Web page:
Each news cycle--and, boy, do they come fast and furious these days--carries extra freight for housing's long-tentative recovery path.

Today's geopolitical and economic salvo comes as negotiating brinkmanship around a global trade war plays out down to the wire, with jobs, investments, business models, and countless people's capacity to prosper in the balance.

For builders buying materials, choices will be fewer, and available options will be more expensive. But as John McManus explains, there are even more important matters at hand:

The headwind forces that plague builders today are real. Materials prices--potentially further unhinged by trade convulsions--expenses and lack-of-predictable supply for skilled labor, lot and land development costs and time delays, etc. are real, and as we've observed, each of those forces exerts an unevenhanded measure of challenge for each of the going concerns in the home building and development business community .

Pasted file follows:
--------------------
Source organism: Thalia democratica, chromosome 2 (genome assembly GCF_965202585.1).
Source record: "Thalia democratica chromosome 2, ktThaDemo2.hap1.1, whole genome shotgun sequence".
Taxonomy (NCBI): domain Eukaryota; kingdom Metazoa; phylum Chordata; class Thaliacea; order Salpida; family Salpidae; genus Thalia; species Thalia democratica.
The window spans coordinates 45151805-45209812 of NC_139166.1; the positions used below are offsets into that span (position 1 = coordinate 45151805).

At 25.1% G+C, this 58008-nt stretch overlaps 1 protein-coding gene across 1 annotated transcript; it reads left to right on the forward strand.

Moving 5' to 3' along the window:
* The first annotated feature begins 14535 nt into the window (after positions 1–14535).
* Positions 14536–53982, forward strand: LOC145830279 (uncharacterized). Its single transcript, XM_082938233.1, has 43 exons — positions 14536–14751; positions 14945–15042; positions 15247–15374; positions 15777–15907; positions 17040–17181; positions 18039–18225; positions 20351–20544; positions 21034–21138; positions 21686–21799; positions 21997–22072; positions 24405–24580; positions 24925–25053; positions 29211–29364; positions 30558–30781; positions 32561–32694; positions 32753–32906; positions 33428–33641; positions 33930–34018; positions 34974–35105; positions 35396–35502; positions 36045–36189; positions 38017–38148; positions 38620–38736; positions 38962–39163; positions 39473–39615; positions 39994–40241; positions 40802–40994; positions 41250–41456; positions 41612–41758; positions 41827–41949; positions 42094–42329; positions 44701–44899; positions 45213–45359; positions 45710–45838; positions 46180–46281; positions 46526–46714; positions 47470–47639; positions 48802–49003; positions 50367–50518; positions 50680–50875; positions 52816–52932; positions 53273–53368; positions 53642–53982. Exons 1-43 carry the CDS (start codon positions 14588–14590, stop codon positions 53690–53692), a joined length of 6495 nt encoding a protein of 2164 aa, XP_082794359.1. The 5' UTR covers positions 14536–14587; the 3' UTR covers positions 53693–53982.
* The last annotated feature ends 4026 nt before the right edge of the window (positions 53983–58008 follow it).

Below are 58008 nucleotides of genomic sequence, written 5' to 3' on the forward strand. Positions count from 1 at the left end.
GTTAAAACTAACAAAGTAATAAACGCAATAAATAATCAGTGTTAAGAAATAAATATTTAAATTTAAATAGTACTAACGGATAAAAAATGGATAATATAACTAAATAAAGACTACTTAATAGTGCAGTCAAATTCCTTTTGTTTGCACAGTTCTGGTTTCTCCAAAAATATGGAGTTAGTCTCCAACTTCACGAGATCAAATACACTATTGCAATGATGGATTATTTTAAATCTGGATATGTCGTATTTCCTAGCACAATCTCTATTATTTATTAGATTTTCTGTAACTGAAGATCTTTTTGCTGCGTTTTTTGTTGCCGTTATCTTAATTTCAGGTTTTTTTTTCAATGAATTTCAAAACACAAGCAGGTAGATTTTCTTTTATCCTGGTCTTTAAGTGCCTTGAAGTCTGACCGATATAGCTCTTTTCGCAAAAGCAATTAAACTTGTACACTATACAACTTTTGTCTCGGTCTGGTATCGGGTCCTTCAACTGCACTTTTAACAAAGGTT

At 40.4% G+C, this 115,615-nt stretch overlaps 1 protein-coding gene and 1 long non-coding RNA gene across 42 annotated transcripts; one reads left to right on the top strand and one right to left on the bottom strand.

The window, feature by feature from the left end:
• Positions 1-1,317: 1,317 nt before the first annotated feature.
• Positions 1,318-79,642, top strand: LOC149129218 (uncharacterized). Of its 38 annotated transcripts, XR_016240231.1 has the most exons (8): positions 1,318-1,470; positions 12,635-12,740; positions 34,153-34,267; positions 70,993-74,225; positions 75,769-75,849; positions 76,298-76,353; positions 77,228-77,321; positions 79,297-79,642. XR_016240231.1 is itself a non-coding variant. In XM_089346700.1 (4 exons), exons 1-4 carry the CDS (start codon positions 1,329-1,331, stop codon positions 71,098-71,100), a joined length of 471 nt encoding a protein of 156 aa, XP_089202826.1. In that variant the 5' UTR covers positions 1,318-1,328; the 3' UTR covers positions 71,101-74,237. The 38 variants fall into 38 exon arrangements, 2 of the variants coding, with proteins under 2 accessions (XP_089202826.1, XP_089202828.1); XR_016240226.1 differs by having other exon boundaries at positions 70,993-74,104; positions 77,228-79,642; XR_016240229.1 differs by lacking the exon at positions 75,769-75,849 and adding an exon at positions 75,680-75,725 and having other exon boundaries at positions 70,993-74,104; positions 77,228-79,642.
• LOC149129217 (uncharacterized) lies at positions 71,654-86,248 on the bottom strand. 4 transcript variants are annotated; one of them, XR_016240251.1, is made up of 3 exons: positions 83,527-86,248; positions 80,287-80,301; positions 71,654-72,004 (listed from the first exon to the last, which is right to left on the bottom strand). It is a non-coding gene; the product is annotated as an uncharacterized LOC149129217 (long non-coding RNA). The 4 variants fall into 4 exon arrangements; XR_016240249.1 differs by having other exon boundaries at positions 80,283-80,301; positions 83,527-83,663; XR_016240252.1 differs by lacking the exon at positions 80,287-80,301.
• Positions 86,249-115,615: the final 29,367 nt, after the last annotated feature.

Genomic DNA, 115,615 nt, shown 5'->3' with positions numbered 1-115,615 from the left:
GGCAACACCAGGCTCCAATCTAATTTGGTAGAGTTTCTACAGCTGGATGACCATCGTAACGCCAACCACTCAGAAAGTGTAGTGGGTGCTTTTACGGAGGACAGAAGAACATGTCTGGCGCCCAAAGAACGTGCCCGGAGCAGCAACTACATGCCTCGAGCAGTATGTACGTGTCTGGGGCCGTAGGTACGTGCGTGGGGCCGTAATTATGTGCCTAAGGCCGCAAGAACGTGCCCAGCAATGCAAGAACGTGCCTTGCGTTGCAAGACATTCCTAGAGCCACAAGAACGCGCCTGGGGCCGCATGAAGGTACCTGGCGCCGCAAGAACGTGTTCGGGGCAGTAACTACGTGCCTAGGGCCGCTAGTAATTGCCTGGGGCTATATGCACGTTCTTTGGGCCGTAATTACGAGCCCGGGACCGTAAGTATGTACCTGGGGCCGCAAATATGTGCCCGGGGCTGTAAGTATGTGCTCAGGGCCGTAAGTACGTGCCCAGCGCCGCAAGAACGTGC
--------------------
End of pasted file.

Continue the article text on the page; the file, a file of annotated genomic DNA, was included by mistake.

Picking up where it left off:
Each going concern has a self-preserving charter - with accountability to its own stakeholders, not to a wider secular community of businesses. But today's dilemma for housing's individual businesses is that if they don't together address the [two] hardest of business problems - how to make new inroads into the rapidly-expanding un-served market of people who need access to housing options, and how to attract the best and the brightest of new talent into the building and development field--then the risk and loss will be general.

Bottom line: Don't get distracted by materials prices now. They're the red-herring, masking bigger much bigger challenges for builders large and small.

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